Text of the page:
A SURVIVOR of clerical abuse has described a “vacuum of leadership at the top of the Church”, which, he said, had repeatedly allowed survivors to be “re-abused” in the process of disclosing and seeking remediation.
Only “deep surgical reform” of the structure of the C of E would change its culture of clericalism, he said. The survivor, known only as AN-A4, who alleges that he was raped by an individual — AN-F15 — in 1976, when he was 16, was giving evidence to the Independent Inquiry into Child Sexual Abuse (IICSA) on Monday afternoon.
“I don’t see leadership in the current layer,” he said. “There is a kind of vacuum of leadership at the top of the Church. I have seen — bitterly and sadly — how easy it is for a bishop to be given a golden mandate, an incredible ticket with cherries on top, and not seem to do very much with it.
“I don’t think that this Church can be rescued at the moment unless there can be deep surgical reform at so many levels; until they start treating us [survivors] justly and fairly and honestly. I didn’t expect to get rich; but I did expect to be treated honestly, fairly, nobly, and justly. . . Many [survivors] have been re-abused by this structure.”
In an emotional testimony, the witness said that he had lost his job, his pension, and his home. “I feel I am advocating and supporting survivors on behalf of the bishops.”
His disclosures had been repeatedly ignored by senior church leaders over several decades, he said.
The witness was being questioned by the Inquiry’s lead counsel to the Anglican investigation, Fiona Scolding QC. He said that his abuser used to talk about “psychic stuff. . . He used to excite me with talk of ghosts and death and afterlife. He would give me drinks, which my parents certainly didn’t . . . sherry and gin and tonic when I was 14.
“We would never get drunk, but I was always treated as special, that this was just between us. . . He also used my adoption very heavily to confuse me. He was very clever.”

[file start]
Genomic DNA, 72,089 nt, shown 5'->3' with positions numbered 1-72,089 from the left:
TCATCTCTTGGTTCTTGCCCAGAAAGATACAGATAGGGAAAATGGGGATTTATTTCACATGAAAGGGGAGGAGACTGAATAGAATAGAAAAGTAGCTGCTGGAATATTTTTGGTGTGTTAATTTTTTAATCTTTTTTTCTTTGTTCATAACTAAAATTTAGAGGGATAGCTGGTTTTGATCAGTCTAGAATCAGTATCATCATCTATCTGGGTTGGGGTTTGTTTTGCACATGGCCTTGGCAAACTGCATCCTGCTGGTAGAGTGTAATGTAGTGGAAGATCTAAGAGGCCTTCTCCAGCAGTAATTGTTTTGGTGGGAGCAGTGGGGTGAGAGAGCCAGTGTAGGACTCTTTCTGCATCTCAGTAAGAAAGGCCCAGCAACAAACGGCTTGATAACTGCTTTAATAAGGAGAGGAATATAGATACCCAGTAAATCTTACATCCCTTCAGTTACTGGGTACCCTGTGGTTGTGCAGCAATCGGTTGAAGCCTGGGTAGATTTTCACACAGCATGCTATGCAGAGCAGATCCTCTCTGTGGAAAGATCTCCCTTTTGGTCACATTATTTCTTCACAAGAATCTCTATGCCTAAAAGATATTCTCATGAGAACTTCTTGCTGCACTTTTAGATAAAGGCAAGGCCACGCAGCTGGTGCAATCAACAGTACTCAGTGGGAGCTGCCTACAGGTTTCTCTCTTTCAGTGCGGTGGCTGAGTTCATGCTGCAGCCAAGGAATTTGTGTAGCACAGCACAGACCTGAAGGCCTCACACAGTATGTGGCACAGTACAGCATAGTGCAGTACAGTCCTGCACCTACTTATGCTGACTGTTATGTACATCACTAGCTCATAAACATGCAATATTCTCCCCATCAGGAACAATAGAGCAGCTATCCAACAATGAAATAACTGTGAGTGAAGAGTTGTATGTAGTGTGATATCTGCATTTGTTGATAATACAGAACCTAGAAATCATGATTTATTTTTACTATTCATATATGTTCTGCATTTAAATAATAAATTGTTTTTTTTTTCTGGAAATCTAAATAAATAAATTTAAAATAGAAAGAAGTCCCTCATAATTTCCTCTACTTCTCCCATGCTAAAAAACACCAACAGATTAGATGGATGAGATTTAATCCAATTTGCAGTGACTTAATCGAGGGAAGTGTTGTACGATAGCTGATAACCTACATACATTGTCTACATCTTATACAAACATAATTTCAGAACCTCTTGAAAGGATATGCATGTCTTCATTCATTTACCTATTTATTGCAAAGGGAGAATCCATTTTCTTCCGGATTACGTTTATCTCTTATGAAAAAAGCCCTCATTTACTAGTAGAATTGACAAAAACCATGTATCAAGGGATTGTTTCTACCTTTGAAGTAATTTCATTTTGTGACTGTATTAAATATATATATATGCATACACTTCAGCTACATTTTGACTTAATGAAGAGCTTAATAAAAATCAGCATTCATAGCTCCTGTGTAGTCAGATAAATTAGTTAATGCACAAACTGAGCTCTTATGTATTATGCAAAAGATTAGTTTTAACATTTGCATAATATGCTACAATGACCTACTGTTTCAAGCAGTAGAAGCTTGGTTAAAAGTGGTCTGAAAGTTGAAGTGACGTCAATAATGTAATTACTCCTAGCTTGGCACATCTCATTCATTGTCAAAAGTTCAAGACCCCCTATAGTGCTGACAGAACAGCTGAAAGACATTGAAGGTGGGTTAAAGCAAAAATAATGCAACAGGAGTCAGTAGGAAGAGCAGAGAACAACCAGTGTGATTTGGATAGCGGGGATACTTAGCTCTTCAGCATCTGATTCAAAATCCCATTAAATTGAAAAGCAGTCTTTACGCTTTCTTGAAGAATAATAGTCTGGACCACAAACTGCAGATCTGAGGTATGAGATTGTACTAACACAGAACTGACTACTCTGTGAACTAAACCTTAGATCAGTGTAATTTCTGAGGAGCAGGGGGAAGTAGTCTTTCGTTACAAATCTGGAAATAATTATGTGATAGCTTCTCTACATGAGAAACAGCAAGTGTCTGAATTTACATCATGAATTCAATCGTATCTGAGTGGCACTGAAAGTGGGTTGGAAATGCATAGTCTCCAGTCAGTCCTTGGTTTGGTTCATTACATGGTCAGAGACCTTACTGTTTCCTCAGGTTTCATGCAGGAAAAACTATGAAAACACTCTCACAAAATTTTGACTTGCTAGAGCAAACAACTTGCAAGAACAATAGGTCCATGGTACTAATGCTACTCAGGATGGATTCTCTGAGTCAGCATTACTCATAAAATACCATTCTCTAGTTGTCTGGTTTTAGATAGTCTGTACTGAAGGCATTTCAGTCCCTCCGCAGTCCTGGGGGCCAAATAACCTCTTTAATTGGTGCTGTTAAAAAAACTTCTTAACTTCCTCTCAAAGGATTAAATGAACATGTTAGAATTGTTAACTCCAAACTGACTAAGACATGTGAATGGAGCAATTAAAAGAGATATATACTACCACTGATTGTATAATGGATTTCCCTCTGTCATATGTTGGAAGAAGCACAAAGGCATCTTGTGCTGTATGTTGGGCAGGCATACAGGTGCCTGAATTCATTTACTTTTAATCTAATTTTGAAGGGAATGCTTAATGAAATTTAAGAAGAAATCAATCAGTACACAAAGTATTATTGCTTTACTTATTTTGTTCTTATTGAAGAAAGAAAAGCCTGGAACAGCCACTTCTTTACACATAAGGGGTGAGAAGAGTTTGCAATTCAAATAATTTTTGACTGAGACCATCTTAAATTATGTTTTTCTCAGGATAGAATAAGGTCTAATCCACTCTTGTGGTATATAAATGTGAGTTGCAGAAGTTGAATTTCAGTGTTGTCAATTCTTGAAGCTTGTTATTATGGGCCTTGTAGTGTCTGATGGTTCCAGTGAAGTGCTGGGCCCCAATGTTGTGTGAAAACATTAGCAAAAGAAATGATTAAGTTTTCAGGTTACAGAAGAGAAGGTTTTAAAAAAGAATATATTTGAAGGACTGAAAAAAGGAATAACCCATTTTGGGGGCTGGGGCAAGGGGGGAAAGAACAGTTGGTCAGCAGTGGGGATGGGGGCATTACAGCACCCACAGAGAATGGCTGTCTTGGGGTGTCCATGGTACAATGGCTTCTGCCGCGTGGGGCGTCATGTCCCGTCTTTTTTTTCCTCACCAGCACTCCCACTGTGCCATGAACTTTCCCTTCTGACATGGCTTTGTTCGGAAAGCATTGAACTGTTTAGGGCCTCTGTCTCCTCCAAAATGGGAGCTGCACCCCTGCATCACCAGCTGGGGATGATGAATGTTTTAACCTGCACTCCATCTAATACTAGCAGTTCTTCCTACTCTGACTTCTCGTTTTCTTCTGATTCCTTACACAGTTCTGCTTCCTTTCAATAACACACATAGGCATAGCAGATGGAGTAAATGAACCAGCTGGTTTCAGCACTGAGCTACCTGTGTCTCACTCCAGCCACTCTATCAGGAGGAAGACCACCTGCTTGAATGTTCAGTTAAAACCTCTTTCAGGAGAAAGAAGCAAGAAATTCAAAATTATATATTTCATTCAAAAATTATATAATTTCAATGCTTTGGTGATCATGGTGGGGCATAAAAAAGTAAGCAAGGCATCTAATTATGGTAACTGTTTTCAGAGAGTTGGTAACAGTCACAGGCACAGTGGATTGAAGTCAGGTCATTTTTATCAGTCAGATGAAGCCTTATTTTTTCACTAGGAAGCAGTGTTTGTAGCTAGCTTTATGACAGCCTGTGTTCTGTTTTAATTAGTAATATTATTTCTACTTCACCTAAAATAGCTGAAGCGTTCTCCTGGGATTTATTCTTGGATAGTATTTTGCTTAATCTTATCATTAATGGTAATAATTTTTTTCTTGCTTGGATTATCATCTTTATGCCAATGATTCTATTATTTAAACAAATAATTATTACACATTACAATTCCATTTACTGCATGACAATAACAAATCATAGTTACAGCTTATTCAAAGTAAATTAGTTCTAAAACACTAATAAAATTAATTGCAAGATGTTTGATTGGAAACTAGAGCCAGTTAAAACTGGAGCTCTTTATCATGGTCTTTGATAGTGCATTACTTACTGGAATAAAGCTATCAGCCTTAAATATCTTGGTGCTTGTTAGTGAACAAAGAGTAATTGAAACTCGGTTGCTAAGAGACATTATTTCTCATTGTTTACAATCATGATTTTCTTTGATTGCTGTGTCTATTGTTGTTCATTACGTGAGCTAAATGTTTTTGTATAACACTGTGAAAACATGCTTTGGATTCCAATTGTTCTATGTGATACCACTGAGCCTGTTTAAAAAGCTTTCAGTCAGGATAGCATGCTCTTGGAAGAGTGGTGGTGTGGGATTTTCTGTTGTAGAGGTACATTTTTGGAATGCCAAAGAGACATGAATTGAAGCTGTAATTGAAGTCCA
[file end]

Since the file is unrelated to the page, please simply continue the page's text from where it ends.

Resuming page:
When he was 16, he said, he was raped after a meal at his abuser’s flat, near to the church where the witness had worshipped. “He [F15] was very Jekyll-and-Hyde in his way of behaving. He pinned me down [and] he cuffed me around the head because he couldn’t get it up.”
The witness did not tell anyone immediately. In about 1978, he made his first disclosure, to a cleric who had claimed that he did not know who the perpetrator was, the witness said. “I knew I was being lied to. . . He said to ‘leave it with me’. I never saw or heard from him again.”
In 2003, the witness made a disclosure to the then Bishop of Sherborne, the Rt Revd Tim Thornton, who is now the Bishop at Lambeth. “He knew my family, not terribly well. . . We met six times or so.” The witness had told Bishop Thornton about his experience, he said, but no formal action was taken.
The witness also contacted the Bishop of Durham, the Rt Revd Paul Butler, the Inquiry heard, when he was the lead bishop on safeguarding. “[Bishop Butler] was very quick in response — less than 48 hours — and came to visit very soon after. I disclosed my entire story and everyone I had told.”
Bishop Butler reportedly wrote to the witness apologising for taking legal advice, and advice from the Ecclesiastical Insurance Office (EIO), to end contact with him. “Paul Butler was genuinely apologetic; he acknowledged that he had responded poorly and followed disastrous advice.”
The witness also wrote 17 letters to Lambeth Palace, which, he said, were met with “tumbleweed silence. . . it was just ignored completely.” He was told to accept, he said, that this silence was “the way that we [the Church] do it. . . I was stunned and angry by a lot of these antics. It was a rotten circus.”
His pastoral support was closed down, and his compensation offer started at £5000, he said, because the Church claimed that his abuse had not happened in a church context. “I felt like a used car part. It was disgusting.”